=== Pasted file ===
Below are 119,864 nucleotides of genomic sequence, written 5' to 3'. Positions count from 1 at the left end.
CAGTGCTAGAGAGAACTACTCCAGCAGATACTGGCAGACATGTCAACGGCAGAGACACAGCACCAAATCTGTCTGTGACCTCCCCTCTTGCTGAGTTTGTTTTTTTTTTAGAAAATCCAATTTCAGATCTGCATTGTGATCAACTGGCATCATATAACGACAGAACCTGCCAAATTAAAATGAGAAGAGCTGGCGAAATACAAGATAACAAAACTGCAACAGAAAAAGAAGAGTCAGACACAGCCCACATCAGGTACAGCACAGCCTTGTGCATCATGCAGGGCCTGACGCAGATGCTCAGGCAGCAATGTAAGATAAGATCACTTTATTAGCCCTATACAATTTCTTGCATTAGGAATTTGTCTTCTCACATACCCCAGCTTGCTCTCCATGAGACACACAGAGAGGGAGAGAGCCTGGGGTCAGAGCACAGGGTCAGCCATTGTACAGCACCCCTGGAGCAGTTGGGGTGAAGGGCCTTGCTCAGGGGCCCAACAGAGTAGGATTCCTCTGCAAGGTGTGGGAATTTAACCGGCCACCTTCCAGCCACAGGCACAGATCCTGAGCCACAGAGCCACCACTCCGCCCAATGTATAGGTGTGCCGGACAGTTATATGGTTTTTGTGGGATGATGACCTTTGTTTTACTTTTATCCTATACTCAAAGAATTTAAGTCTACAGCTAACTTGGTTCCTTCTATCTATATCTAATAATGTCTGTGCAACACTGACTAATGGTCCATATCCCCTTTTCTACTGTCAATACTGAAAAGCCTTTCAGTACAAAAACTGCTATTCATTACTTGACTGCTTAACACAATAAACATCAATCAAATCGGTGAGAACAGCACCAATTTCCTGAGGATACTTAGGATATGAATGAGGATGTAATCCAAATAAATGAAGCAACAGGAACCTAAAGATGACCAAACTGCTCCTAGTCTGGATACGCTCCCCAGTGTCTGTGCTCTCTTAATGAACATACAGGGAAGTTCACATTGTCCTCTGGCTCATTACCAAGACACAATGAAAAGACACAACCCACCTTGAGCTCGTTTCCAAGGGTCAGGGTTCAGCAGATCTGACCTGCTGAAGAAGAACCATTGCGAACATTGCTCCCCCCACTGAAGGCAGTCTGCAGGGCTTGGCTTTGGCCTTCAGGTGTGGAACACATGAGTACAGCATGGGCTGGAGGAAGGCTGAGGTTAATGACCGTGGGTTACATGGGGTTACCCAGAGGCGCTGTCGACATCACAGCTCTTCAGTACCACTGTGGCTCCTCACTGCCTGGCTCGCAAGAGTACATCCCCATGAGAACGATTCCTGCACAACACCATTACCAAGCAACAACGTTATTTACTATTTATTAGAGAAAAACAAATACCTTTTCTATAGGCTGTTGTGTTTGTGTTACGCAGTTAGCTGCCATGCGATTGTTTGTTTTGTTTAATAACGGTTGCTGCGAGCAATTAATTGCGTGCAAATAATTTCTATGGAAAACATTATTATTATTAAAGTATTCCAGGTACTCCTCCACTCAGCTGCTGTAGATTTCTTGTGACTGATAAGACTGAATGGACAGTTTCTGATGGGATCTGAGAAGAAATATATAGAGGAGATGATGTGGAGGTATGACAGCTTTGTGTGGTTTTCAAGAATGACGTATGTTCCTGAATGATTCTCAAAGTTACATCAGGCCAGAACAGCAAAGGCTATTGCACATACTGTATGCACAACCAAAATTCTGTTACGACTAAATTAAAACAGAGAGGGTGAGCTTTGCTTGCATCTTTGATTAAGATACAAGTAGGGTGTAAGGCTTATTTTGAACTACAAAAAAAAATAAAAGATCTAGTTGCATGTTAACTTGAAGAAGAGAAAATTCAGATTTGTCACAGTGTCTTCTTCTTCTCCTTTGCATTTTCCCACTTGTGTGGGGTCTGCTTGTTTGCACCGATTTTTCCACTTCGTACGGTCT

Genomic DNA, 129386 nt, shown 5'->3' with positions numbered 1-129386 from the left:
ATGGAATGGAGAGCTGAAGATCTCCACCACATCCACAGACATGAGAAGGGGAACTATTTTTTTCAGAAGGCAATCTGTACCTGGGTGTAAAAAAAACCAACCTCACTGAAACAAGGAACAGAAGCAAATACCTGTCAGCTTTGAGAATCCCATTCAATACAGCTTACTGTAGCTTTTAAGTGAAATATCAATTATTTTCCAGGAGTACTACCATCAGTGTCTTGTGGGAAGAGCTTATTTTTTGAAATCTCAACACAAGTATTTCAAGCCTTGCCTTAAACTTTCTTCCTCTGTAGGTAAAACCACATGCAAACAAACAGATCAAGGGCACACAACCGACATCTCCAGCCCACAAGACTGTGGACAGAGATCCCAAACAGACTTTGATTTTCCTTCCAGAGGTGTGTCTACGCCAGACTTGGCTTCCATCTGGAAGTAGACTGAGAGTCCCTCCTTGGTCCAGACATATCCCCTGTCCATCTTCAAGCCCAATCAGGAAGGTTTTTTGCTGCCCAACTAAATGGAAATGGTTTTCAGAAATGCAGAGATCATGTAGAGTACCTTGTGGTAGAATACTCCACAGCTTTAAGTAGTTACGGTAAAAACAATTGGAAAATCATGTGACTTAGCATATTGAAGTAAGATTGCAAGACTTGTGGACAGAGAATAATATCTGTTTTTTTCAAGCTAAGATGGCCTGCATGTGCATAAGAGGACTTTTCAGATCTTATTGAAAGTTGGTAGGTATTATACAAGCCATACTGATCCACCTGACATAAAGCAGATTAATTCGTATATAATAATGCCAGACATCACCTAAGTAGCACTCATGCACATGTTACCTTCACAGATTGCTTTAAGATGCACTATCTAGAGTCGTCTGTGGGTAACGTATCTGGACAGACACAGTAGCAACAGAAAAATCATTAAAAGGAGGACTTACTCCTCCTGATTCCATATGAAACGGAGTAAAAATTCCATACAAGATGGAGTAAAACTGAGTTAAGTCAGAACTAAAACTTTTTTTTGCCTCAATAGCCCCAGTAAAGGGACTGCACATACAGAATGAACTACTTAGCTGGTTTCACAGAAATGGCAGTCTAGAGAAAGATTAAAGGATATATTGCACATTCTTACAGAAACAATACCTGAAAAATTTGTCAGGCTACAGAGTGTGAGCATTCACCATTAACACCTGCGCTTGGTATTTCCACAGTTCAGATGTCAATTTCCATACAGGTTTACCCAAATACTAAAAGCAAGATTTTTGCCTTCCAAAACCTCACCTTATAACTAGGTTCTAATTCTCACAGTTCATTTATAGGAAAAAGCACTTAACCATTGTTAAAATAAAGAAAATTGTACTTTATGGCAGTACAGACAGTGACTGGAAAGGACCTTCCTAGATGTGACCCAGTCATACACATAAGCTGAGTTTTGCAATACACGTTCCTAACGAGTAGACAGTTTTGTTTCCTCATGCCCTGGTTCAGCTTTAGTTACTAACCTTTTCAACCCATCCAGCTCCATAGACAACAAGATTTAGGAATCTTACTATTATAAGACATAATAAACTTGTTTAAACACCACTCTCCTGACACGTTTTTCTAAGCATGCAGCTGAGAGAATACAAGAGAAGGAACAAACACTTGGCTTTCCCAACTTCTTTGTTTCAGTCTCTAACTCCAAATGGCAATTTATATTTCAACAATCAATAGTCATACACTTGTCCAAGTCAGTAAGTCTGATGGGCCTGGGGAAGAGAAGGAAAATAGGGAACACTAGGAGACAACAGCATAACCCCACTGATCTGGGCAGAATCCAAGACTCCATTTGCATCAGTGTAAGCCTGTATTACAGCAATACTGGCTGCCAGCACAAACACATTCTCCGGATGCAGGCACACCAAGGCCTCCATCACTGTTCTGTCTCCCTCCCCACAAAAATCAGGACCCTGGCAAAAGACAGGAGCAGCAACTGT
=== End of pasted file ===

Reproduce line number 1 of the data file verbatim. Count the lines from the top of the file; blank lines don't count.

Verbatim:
Below are 119,864 nucleotides of genomic sequence, written 5' to 3'. Positions count from 1 at the left end.